Clauses (b) and (c) of Article 39 of the Constitution provide that—
(b) the ownership and control of the material resources of the community are so distributed as best to subserve the common good;
(c) the operation of the economic system does not result in the concentration of wealth and means of production to the common detriment.
The provisions of Article 39, together with the other provisions of the Constitution, contain one of the main objectives, namely, the building of a Welfare State and an egalitarian social order in our country. The fundamental rights and the directive principles have been described as “conscience of our Constitution”. The Constitution makers had, among others, one dominant objective in view and that was to ameliorate and improve the lot of the common person and to bring about a socio-economic transformation based on principles of social justice. While the Constitution makers envisaged development in the social, economic and political fields, they did not desire that it should be a society where a citizen will not have the dignity of the individual.
Part III of the Constitution shows that the founding fathers were equally anxious that it should be a society where the citizen will enjoy the various freedoms and such rights, as are the basic elements of those freedoms without which there can be no dignity of individual. Our Constitution makers did not contemplate any disharmony between the fundamental rights and the directive principles. They were meant to supplement one another. It can well be said that the directive principles prescribed the goal to be attained and the fundamental rights laid down the means by which that goal was to be achieved.
Article 48: The State shall endeavour to organise agriculture and animal husbandry on modern and scientific lines. The State is required to take steps for preserving and improving the breeds, and prohibiting the slaughter, of cows and calves and other milch and draught cattle. Milch breeds include all cattle breeds, which have an inherent potential for milk production whereas draught breeds have an inherent potential for draught purposes like pulling, traction of loads etc. A cattle, which has served human beings, is entitled to compassion in its old age when it has ceased to be milch or draught and becomes so-called ‘useless’. It will be an act of reprehensible ingratitude to condemn a cattle in its old age as useless and send it to a slaughter house taking away the little time from its natural life that it would have lived, forgetting its service for the major part of its life, for which it had remained milch or draught16).
Although, the Constitution of India, which was enforced on 26.1.1950 did not contain any express provision for protection of environment and ecology, the people continued to treat it as their social duty to respect the nature, natural resources and protect environment and ecology. Article 48A was inserted in Part IV of the Constitution and the State was burdened with the responsibility of making an endeavour to protect and improve the environment and to safeguard the forest and wildlife of the country.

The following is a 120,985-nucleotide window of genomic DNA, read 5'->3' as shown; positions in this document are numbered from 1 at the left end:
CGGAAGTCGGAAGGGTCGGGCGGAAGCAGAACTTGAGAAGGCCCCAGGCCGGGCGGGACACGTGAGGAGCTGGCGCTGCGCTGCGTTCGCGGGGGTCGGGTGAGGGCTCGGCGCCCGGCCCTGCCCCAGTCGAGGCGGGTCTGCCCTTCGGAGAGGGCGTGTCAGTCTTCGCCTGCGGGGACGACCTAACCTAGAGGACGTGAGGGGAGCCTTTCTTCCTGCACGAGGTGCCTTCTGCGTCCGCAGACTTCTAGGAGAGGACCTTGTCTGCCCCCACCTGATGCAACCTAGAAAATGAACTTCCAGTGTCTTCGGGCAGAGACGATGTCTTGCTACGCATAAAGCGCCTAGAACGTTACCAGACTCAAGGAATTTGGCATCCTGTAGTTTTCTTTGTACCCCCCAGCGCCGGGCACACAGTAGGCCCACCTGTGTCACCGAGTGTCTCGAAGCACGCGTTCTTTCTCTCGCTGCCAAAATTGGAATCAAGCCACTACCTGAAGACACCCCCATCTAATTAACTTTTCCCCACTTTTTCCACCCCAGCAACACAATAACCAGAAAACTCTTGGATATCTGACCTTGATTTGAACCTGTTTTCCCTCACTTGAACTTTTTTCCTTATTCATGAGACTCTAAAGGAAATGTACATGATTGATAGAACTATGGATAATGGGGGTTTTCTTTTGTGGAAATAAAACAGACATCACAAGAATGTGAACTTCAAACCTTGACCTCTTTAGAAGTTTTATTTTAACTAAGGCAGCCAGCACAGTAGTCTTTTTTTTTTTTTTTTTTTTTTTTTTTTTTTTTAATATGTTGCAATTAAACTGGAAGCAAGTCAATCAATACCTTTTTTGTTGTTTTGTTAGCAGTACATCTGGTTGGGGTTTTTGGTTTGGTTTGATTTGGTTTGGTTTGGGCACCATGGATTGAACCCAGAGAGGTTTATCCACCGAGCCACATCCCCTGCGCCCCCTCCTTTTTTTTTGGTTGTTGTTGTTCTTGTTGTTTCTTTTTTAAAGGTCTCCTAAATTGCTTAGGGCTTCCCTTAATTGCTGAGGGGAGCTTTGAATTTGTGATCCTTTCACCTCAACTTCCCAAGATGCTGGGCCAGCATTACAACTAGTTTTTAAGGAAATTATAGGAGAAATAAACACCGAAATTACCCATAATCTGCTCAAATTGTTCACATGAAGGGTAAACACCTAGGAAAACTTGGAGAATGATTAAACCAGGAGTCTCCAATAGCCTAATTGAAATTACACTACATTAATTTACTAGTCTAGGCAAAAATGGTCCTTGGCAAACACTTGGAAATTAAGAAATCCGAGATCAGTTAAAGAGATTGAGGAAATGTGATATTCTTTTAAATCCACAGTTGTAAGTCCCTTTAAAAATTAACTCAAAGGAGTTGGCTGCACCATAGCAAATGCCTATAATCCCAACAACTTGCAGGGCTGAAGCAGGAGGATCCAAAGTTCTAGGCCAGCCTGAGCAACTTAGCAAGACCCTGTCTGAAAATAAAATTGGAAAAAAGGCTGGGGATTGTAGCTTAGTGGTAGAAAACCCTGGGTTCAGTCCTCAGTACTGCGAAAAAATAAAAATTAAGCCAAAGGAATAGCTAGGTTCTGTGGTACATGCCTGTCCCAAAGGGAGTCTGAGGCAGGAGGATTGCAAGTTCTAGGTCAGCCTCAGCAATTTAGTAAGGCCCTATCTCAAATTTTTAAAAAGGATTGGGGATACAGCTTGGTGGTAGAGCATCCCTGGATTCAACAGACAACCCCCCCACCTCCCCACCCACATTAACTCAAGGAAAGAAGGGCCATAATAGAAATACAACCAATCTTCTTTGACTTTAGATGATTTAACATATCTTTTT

Article 48A of the Constitution of India, 1950 enjoins that, “State shall endeavour to protect and improve the environment and to safeguard the forests and wildlife of the country.” Protection and improvement of environment is necessary for safeguarding forests and wild life, which in turn protects and improves the environment. Forests and wild life are clearly inter-related and inter-dependent. They protect each other.
Protection of the environment, open spaces for recreation and fresh air, play grounds for children, promenade for the residents, and other conveniences or amenities are matters of great public concern and of vital interest to be taken care of a development scheme. The public interest in the reservation and preservation of open spaces for parks and playgrounds cannot be sacrificed by leasing or selling such sites to private persons for conversion to some other user. Any such act would be contrary to the legislative intent and inconsistent with the statutory requirements17).
In this case and in MC Mehta vs Union of India18), it was observed that the balance between environmental protection and developmental activities could only be maintained by strictly following the principle of “sustainable development”. This development strategy caters the needs of the present without negotiating the ability of upcoming generations to satisfy their needs. The strict observance of sustainable development will put us on a path that ensures development while protecting the environment, a path that works for all peoples and for all generations. It is a guarantee to the present and a bequeath to the future. All environmental related developmental activities should benefit more people while maintaining the environmental balance. This could be ensured only by the strict adherence of sustainable development without which life of coming generations will be in jeopardy.
Adv. Sunil Sharma is a writer for about 25 years and has authored more than 40 books on various subjects including Jurisprudence, Hindu Law and Environmental Laws.